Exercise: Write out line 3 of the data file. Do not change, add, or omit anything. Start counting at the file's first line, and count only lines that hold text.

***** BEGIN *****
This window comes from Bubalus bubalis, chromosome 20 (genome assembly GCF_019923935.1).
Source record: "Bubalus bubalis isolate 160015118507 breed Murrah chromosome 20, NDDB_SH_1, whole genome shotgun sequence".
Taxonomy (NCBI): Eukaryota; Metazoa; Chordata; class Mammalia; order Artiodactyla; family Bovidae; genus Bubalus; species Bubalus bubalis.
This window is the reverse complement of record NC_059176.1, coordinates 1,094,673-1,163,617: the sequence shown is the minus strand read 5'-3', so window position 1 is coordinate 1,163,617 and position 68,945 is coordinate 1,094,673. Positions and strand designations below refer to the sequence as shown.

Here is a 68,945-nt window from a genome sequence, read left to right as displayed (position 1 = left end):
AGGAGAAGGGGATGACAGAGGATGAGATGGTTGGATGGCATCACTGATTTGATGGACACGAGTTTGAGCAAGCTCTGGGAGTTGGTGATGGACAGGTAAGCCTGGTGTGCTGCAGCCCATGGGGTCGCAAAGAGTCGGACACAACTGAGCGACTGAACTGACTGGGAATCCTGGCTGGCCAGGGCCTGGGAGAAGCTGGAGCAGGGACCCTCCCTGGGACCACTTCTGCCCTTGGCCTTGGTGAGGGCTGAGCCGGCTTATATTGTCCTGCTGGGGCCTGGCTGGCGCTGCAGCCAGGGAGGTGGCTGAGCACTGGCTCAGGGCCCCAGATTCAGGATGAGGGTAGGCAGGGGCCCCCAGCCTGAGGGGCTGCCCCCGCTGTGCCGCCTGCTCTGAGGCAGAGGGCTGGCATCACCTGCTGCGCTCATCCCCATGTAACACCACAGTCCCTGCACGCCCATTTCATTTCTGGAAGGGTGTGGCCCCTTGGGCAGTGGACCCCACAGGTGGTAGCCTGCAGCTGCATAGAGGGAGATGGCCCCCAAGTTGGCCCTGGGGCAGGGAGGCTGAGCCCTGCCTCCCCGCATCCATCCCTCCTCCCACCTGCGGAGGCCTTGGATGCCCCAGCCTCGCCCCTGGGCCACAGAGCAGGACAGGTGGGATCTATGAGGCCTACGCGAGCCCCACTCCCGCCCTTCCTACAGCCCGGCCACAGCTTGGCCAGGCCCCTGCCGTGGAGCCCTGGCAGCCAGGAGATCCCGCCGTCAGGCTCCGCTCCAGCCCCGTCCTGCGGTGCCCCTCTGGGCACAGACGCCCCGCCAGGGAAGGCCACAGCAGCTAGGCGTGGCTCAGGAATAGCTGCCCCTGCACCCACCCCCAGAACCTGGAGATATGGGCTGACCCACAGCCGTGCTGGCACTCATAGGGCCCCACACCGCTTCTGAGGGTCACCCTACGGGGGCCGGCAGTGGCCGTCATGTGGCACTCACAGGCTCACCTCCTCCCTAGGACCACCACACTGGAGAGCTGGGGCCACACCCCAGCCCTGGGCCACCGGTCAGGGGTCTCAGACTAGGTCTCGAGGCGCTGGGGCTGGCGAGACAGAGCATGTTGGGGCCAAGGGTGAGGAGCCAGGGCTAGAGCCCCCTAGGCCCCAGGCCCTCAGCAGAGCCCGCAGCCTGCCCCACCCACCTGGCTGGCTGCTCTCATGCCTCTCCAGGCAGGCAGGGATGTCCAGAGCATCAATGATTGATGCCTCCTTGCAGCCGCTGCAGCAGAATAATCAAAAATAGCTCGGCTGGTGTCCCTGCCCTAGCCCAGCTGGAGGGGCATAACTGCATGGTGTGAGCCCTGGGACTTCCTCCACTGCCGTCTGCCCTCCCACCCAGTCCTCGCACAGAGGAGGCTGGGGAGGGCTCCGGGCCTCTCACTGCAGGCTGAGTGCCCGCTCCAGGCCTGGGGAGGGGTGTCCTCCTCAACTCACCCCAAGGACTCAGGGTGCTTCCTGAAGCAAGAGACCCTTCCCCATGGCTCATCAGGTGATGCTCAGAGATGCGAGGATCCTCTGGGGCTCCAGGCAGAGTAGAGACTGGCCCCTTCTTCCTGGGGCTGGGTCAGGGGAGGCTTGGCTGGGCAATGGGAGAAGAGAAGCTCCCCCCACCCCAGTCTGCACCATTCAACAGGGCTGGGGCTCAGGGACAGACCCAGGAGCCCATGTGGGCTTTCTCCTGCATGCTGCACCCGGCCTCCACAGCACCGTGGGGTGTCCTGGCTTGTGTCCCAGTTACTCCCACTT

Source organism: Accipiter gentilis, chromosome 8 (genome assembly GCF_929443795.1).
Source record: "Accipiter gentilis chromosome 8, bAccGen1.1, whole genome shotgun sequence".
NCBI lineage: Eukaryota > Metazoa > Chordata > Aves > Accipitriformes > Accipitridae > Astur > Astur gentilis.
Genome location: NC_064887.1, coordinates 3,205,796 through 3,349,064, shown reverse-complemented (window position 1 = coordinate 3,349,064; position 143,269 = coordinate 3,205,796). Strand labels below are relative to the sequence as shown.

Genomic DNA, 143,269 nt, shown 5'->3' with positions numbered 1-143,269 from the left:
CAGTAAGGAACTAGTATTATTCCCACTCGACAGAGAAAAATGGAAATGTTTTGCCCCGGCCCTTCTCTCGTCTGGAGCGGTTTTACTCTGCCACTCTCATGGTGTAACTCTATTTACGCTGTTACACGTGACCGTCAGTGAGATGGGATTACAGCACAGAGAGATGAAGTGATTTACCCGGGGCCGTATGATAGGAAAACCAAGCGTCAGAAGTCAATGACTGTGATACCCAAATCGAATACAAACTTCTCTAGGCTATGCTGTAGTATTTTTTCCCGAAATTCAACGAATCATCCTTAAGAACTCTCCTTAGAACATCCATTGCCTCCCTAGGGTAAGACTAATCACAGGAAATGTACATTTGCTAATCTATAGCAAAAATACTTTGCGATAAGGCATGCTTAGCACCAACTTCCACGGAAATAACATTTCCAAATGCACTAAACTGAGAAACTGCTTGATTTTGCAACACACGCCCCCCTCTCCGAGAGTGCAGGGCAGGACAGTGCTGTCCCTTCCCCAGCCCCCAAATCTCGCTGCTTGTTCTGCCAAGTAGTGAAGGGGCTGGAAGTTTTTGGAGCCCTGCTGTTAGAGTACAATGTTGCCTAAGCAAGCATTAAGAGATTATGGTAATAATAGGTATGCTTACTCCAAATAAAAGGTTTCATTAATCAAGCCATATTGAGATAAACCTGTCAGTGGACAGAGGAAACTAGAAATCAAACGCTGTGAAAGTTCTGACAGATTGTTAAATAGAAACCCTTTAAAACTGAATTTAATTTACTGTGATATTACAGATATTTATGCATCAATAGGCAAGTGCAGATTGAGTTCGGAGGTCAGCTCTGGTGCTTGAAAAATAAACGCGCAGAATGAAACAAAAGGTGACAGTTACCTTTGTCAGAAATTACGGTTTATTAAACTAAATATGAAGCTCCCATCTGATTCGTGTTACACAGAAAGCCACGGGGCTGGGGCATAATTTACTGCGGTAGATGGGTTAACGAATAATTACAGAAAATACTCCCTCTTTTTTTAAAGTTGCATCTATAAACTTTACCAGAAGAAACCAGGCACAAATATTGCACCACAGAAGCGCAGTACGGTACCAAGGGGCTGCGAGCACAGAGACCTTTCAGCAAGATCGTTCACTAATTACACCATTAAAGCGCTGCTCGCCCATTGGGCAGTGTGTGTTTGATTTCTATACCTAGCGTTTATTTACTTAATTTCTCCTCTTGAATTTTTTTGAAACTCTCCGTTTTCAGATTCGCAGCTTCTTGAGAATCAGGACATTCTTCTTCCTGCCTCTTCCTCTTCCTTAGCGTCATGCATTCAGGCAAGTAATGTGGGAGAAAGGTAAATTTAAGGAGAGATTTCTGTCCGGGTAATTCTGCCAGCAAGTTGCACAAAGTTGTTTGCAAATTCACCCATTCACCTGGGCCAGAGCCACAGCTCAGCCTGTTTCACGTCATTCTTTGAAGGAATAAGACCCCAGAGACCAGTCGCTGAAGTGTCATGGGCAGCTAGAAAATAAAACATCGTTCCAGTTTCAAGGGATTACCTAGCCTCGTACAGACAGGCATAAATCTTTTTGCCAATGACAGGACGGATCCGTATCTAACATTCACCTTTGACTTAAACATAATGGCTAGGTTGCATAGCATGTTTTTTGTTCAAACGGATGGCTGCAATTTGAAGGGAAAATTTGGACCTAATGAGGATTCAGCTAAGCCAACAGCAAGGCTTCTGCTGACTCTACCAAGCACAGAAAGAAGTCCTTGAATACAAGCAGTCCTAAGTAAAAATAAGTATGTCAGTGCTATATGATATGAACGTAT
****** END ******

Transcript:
Taxonomy (NCBI): Eukaryota; Metazoa; Chordata; class Mammalia; order Artiodactyla; family Bovidae; genus Bubalus; species Bubalus bubalis.